The demented, whimsical world of artist Frank Lawson

Andy Downing
Frank Lawson, left, and Kent Grosswiler photographed outside of Streetlight Guild

Half of the fun of touring “Two Peas,”a collaborative exhibit between artists and friends Frank Lawson and Kent Grosswiler that opens virtually at Streetlight Guild on Thursday, Oct. 1, should be trying to discern which pieces are embedded with social commentary and which are simply the imaginative product of two similarly twisted imaginations.

Lawson described one portrait of Ronald Reagandone by Grosswiler in which the ex-president is depicted with a black eye, a crack pipe pursed between his lips — a not-so-subtle commentary on the failed drug wars of the 1980s.

A painting done by Lawson is similarly subversive, centered on a female Ronald McDonald character whom Lawson dubbed “Donna McRonald.” In the piece, McRonald is shown breastfeeding a rapper character vaguely reminiscent of Tekashi 6ix9ine from cheeseburger-shaped nipples, a scene the artist described as a commentary on the superficial nature of some modern rap. “And just a couple weeks ago, Travis Scott sold his name to be put on a cheeseburger,” said Lawson, whose painting predatedthe recent McDonald’s collaboration. “Without giving too much away, it’s about consumerism and how disposable music, and hip-hop, is. … I’m prophetic on that!”

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The artist described other inclusions as “utter nonsense,” though, such as a painting that incorporates a mermaid, serial killer Ted Bundy and meme-able cartoon character SpongeBob SquarePants.

“I feel like me being in the game, me being an artist is a political thing. So I might have some political commentary  it’s not ham-fisted or anything  but it’s there. And the same thing with Kent, so we’re going to say what we’re going to say,” said Lawson. “At the same time, he’s got a crazy personality and a funny sense of humor, and I like to think I’m funny. … So I feel like [this show] is all over the place, to where I was like, ‘Are these all going to go together?’ But there is a connection [between the works], a vibe that’s all demented but whimsical.”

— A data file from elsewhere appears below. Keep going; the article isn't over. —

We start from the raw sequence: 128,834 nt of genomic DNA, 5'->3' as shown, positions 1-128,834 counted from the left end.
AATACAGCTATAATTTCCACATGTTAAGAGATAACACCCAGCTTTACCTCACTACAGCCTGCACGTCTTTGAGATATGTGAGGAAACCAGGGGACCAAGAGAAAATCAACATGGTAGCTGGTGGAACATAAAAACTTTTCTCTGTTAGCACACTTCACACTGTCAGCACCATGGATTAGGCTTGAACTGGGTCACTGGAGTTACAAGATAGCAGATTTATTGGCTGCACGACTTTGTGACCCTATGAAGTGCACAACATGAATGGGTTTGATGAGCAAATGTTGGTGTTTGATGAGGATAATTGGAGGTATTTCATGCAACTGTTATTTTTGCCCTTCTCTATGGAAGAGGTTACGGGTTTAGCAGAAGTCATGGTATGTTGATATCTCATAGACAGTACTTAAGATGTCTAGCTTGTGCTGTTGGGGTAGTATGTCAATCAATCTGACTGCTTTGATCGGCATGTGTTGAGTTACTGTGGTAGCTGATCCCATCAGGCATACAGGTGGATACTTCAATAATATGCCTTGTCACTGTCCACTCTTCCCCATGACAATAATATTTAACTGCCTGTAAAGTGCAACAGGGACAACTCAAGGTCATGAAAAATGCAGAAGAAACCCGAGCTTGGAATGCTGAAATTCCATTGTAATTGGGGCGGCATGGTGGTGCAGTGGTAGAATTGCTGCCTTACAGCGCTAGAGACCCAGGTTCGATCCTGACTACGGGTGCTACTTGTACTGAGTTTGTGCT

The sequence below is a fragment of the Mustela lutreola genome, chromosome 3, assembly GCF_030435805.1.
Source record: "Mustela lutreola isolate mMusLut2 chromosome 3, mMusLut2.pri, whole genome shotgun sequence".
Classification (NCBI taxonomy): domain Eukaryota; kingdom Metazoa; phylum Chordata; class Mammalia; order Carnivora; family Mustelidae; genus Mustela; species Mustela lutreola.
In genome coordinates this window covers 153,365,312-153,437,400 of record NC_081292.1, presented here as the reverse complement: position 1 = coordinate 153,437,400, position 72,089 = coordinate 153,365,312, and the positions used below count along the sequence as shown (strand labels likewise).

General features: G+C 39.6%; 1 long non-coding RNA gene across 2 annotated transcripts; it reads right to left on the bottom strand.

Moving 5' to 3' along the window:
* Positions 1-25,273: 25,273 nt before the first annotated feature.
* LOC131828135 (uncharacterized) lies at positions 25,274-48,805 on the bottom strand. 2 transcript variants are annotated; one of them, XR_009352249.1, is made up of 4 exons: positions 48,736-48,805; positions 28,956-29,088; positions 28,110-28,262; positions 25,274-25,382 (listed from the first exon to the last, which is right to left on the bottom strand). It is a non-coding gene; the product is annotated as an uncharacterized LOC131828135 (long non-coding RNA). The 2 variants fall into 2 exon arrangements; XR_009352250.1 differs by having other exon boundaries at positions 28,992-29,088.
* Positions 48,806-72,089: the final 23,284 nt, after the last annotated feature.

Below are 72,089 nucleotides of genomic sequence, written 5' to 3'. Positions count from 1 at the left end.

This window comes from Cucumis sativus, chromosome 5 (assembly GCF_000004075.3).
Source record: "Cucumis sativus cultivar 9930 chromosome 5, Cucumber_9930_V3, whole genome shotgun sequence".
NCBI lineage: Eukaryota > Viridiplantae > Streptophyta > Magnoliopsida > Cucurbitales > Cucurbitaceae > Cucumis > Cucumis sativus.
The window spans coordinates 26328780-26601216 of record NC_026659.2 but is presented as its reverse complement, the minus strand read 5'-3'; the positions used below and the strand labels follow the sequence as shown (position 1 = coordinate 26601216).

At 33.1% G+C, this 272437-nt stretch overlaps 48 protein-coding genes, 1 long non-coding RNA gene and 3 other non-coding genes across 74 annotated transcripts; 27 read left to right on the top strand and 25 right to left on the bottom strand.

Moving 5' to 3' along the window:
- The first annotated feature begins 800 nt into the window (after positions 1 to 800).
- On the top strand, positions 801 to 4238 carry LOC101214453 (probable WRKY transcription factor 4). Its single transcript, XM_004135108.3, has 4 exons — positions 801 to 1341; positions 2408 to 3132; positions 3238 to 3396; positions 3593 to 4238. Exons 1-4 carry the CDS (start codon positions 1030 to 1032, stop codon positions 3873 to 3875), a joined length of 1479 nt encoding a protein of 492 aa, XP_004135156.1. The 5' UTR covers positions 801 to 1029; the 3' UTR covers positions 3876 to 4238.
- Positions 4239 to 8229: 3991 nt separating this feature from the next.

Lawson said the two artists met three or four years ago and became fast friends, owing to a similar sense of humor that regularly bleeds into each artist’s respective work. Lawson said he was particularly drawn to the early portraits Grosswiler painted of Columbus hip-hop luminaries such asCamu Tao andDominique LaRue, a scene with which Lawson was intimately familiar owing to both his own musical forays, as well as those of his brother,the rapper Metro, who teamed with the late Tao in the hip-hop duo S.A. Smash. “So I come to find out we have mutual people, and he was on the scene when I was on the scene, but I never met him back in the day,” Lawson said.

Almost immediately after connecting, the two hatched a plan for a duo show, and Lawson said that “Two Peas” is the culmination of nearly two years of work, which, up until COVID hit, consisted of painting get-togethers nearly every week. “We were consistent, and we just started grinding,” Lawson said. “And the beauty of it was there were no rules. One thing we agreed on without ever having to agree on it was, ‘Let’s do whatever.’ … We were making pop culture references and things that were personal to us and then mashing it together [into] this hodgepodge, just snowballing, one thing leading to another.”

In addition to simply enjoying both one another's company and the process, Lawson said the collaboration has also been instructive, particularly in regards to the more business-oriented aspects of the art trade that he’s absorbed from Grosswiler. (“He’s at a point [in his career] where he can give a number and people pay it without flinching,” Lawson said.) 

Lawson, born and raised on the South Side, traced his childhood interest in art to his father, an Army veteran who died when the artist was 11 (the family still has a book of sketches completed by Lawson's father during the years he served in Vietnam). Beginning as a kid, Lawson would draw the Warner Brothers cartoon characters he watched on TV, in addition to his own wild creations, which remain a hallmark of his current work, on viewhere via the artist’s Instagram page. Beginning in October, Lawson will also take over thePOCtober Instagram account with the blessing of artist Reaghan the Savage, on which he’ll post a different Black musician reimagined as a monster each day of the month. 

Despite these early forays into the trade, though, Lawson said it wasn’t until he began attending school at CCAD in more recent years that he finally felt comfortable referring to himself as an artist. 

“It took a long time to call myself an artist, having put my time and money in at CCAD,” said Lawson, who has since graduated and described his time in school as having equipped him with a metaphorical milk crate on which to stand. “So now I can see over the fence, like, ‘Wow, there’s a whole lot more possibility out here.’”